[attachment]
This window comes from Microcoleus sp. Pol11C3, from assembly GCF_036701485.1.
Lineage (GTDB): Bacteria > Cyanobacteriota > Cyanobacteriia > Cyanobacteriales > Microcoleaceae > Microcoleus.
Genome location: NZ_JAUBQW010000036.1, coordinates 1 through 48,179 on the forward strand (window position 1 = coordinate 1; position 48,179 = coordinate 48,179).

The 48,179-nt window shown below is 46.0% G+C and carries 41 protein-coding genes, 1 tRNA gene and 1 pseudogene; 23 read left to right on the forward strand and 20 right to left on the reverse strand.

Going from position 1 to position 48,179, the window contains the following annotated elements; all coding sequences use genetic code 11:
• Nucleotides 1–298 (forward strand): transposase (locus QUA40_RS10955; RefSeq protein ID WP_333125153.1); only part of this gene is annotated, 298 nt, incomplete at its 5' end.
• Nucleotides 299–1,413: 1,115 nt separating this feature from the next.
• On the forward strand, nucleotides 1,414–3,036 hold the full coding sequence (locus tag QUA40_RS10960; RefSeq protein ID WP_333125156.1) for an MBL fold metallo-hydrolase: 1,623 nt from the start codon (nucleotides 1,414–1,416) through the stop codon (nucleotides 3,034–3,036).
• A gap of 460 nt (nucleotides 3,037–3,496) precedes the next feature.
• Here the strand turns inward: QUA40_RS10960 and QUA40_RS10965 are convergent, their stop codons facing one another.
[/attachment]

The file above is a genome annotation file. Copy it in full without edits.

This window comes from Microcoleus sp. Pol11C3, from assembly GCF_036701485.1.
Lineage (GTDB): Bacteria > Cyanobacteriota > Cyanobacteriia > Cyanobacteriales > Microcoleaceae > Microcoleus.
Genome location: NZ_JAUBQW010000036.1, coordinates 1 through 48,179 on the forward strand (window position 1 = coordinate 1; position 48,179 = coordinate 48,179).

The 48,179-nt window shown below is 46.0% G+C and carries 41 protein-coding genes, 1 tRNA gene and 1 pseudogene; 23 read left to right on the forward strand and 20 right to left on the reverse strand.

Going from position 1 to position 48,179, the window contains the following annotated elements; all coding sequences use genetic code 11:
• Nucleotides 1–298 (forward strand): transposase (locus QUA40_RS10955; RefSeq protein ID WP_333125153.1); only part of this gene is annotated, 298 nt, incomplete at its 5' end.
• Nucleotides 299–1,413: 1,115 nt separating this feature from the next.
• On the forward strand, nucleotides 1,414–3,036 hold the full coding sequence (locus tag QUA40_RS10960; RefSeq protein ID WP_333125156.1) for an MBL fold metallo-hydrolase: 1,623 nt from the start codon (nucleotides 1,414–1,416) through the stop codon (nucleotides 3,034–3,036).
• A gap of 460 nt (nucleotides 3,037–3,496) precedes the next feature.
• Here the strand turns inward: QUA40_RS10960 and QUA40_RS10965 are convergent, their stop codons facing one another.